Before I tell you, he said, you’ll never be able to do it. I said, What do you mean, we can’t do it? We want good government. He said, Never, ever appoint a Hill staffer to a regulatory job, because that Hill staffer will never be the President’s appointee. He or she will always be beholden to that Senator or that Congressman who lobbied and put him in that regulatory job. They won’t be the President’s appointee. They will take their directions from the Hill. That’s it, right?

And I said, Boy, you are right. We’re not going to do that. That evening I’m meeting with Baker, Deaver, and Meese. We met every day at five o’clock for the first two years—every day. Never was canceled unless somebody got sick. I told them about my lunch with Bryce Harlow—Hill staffer. Not regulatory. Absolutely.

Now we win the election. Reagan is President. We’re appointing another position, a regulatory job. Senator [Robert] Packwood called me or sent a memo to me that he wanted this person on his staff appointed to this regulatory job. It was a woman. I can’t remember her name.

I sat back and I looked at it and I went, No, no, we don’t want a Hill staffer in this job. Let’s get somebody from the Midwest, a different geographical mix. Packwood said, I want to meet you.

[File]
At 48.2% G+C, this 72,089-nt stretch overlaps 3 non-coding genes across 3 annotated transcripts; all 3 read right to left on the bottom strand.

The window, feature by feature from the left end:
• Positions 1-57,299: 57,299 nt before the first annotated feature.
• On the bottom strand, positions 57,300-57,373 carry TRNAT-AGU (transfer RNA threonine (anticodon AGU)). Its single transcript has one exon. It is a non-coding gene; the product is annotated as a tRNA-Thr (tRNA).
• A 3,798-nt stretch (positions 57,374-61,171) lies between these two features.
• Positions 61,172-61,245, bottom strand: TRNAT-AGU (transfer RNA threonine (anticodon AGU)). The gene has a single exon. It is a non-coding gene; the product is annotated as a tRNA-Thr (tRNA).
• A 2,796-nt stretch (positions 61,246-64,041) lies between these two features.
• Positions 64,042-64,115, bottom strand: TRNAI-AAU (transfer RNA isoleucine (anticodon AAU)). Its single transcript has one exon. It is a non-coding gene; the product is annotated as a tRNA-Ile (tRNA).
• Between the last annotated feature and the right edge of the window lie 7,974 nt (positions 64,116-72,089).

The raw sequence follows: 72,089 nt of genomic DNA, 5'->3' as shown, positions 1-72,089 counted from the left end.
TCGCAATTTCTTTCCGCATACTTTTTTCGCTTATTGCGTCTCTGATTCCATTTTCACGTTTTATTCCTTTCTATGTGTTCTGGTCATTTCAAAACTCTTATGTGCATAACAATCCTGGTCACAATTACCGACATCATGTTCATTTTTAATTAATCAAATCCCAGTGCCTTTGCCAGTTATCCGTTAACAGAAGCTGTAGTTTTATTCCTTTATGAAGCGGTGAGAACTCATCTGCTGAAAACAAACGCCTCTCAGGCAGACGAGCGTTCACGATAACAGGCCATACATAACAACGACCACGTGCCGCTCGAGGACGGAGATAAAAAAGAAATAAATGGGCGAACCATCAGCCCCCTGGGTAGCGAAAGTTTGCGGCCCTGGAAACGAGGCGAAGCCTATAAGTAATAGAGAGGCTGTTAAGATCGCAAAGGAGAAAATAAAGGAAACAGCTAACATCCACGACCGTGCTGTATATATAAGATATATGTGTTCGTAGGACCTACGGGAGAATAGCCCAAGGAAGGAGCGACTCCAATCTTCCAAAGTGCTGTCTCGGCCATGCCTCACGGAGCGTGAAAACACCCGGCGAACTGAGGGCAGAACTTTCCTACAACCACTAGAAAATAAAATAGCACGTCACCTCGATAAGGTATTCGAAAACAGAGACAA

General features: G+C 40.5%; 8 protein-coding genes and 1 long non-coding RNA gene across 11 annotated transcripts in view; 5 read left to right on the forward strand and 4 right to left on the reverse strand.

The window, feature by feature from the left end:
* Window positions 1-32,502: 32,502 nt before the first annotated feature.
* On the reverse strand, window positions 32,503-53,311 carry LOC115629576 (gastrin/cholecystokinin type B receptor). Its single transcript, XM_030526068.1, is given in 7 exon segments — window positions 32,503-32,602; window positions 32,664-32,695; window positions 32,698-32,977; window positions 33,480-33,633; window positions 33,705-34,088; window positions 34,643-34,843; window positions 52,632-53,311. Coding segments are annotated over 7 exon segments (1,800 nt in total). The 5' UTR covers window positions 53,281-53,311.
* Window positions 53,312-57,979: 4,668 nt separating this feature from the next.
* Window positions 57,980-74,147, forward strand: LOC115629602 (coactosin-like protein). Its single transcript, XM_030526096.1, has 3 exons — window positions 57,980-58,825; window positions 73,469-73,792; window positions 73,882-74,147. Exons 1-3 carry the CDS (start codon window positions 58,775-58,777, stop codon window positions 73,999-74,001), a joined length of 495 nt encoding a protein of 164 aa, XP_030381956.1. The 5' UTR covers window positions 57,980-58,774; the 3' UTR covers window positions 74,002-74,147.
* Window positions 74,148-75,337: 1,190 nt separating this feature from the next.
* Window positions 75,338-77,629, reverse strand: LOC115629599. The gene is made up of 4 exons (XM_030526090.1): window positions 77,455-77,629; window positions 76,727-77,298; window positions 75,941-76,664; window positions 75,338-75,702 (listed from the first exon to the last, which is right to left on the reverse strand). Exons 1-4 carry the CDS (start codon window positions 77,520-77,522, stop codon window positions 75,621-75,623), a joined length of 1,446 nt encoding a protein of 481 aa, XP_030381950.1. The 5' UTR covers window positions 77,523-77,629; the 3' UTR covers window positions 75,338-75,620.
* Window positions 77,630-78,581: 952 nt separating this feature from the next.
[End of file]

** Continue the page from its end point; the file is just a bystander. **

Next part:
Knott

Packwood.

James

Packwood, right. So I had a meeting at five o’clock with Baker, Deaver, and Meese. I said, I had lunch today with Senator Packwood. What did he want? He wants this person appointed to this regulatory job. I started to go into the Bryce Harlow story and how we’re not going to do it.

Jim Baker looked at me like I just fell off the turnip truck. He said, Give it to him. In other words, Baker, putting on his political hat, needed Packwood.

I often thought, What if I had taken that same thing to Ronald Reagan instead of Jim Baker? Going back to the Ted Stevens story. Baker, who’s Chief of Staff—he had a bigger job with more problems than I ever thought of—said, Give it to him. She got it. She turned out well, too. She’s still a Washington lawyer. So I gave you an example where you can control, and there are times you can’t control. Nothing is pure in government.

Chidester

These five criteria that you listed—were they in order of importance? Were they all equal?

James

No, they’re all equal. Well, I’d have to put philosophy first, yes.

Chidester